In view of the above, of the famous character of the Complainant’s trademark incorporated in the disputed domain name and of the business in which the Respondent is involved – that the Complainant demonstrated to be in part the same as the one it is engaged in – the Panel also finds that the disputed domain name has not been used by the Respondent in connection with a bona fide offering of goods or services.
Moreover, since the website published at the disputed domain name promotes the Respondent’s business, the disputed domain name has clearly not been used in connection with a legitimate noncommercial use.
In light of the above, the Panel finds that the requirement prescribed by paragraph 4(a)(ii) of the Policy has been met.
C. Registered and Used in Bad Faith
The Panel notes that, at the time of the registration of the disputed domain name in 2008, the Complainant and its trademark INTEL had reached a substantial goodwill and reputation internationally including in China, were the Respondent is located. Therefore, it is highly unlikely that the Respondent was unaware of the Complainant’s trademark at that time.
Moreover, the Respondent’s actual knowledge of the Complainant’s well-known trademark has been indeed confirmed by the Respondent’s own statements.
As mentioned above, the Respondent claimed to have selected the term “intel” encompassed in the disputed domain name as it would be an abbreviation for the word “intelligence” which was included in the Respondent’s previous company name “Aurora Intelligence Electrical Engineering Co., Ltd”. However, as highlighted in the prior paragraphs, the Respondent has not substantiated its allegations with any evidence and the records indicate that the Respondent’s current company name do not include either terms “aurora” or “intel”.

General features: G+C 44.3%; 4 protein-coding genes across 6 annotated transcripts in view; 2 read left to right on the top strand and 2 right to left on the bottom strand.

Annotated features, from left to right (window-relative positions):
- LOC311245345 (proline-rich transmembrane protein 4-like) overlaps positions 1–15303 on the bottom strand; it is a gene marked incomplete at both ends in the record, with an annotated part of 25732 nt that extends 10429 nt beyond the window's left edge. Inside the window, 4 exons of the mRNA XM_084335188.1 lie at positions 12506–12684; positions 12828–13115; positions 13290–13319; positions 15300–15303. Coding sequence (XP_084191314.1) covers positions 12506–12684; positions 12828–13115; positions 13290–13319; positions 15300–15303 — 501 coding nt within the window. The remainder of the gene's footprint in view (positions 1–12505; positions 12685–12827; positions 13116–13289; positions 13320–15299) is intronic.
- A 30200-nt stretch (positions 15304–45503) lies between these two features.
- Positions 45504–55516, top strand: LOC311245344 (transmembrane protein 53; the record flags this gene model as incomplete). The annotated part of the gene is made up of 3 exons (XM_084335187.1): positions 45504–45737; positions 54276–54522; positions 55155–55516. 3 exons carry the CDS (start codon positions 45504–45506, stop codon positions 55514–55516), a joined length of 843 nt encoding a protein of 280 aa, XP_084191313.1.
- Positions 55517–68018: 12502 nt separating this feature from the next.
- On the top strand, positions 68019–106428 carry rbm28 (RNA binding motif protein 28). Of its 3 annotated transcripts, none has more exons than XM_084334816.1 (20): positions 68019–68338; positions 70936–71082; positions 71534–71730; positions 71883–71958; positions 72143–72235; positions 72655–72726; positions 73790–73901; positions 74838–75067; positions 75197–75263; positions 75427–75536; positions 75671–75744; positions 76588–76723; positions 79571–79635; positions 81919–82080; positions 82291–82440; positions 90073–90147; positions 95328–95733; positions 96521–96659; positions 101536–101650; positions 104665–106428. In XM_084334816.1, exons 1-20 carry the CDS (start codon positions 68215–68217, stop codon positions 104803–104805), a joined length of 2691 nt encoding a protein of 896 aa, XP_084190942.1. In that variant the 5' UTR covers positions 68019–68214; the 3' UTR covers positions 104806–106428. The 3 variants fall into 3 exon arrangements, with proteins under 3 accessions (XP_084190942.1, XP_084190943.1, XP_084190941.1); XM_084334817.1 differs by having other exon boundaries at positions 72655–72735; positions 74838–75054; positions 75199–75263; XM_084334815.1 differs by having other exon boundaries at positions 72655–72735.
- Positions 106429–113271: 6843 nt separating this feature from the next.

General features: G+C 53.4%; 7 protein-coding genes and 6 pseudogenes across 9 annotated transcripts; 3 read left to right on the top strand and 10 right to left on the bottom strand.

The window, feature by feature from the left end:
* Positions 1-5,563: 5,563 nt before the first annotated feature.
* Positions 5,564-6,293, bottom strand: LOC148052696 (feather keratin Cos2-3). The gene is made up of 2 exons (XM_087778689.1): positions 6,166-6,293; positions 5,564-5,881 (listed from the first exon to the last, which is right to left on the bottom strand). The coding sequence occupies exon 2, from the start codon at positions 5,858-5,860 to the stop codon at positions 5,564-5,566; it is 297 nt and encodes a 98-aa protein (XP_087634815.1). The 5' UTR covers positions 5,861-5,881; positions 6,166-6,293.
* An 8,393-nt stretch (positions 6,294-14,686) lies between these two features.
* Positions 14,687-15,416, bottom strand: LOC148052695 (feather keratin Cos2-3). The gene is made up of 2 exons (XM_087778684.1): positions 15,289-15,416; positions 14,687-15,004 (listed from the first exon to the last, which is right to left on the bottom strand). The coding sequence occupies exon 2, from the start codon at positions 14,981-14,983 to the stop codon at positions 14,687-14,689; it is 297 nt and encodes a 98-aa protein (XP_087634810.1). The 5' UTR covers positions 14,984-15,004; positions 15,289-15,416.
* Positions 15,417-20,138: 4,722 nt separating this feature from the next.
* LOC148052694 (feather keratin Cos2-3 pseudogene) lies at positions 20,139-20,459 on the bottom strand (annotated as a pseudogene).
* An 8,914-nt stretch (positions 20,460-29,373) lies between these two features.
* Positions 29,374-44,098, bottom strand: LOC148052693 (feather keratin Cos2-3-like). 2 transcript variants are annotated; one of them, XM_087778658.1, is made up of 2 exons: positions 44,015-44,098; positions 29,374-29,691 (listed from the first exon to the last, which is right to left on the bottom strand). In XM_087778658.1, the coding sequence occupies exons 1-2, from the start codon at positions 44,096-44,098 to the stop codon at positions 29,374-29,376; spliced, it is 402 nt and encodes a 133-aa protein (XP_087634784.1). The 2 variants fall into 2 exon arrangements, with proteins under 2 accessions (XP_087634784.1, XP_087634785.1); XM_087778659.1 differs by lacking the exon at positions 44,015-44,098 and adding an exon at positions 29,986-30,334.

In light of the fact that the Respondent registered without authorization the disputed domain name, confusingly similar to the Complainant’s trademark INTEL, and used it to promote services which are similar to the ones provided by the Complainant under the trademark INTEL in the field of building automation solutions and energy management systems, the Panel finds that the Respondent in all likelihood registered and used the disputed domain name to promote its business having the Complainant’s trademark in mind, being conscious that Internet users could have been misled into believing that its website and activity be affiliated with the Complainant.
Therefore, the Panel finds that, on balance of probabilities, the Respondent intentionally attempted to attract users to its website for commercial gain, by causing a likelihood of confusion with the Complainant’s trademark as to the source, sponsorship, affiliation or endorsement of its website and the services promoted therein according to paragraph 4(b)(iv) of the Policy. See, along these lines, Intel Corporation v. Hangzhou Shanze Technology Co., Ltd and Hangzhou Zenointel Technology Co., Ltd, WIPO Case No. D2014-0248 (<zenointel.com>, <zenointel.net>), and Corporation vs Beijing Megaintel Information Technology Co., Ltd, WIPO Case No. D2017-0223 (<megaintel.com>).
Therefore, the Panel concludes that also the requirement prescribed by paragraph 4(a)(iii) of the Policy has been met, since the disputed domain name was registered and is being used in bad faith.
For the foregoing reasons, in accordance with paragraphs 4(i) of the Policy and 15 of the Rules, the Panel orders that the disputed domain name <auroraintel.com> be transferred to the Complainant.
Date: August 11, 2017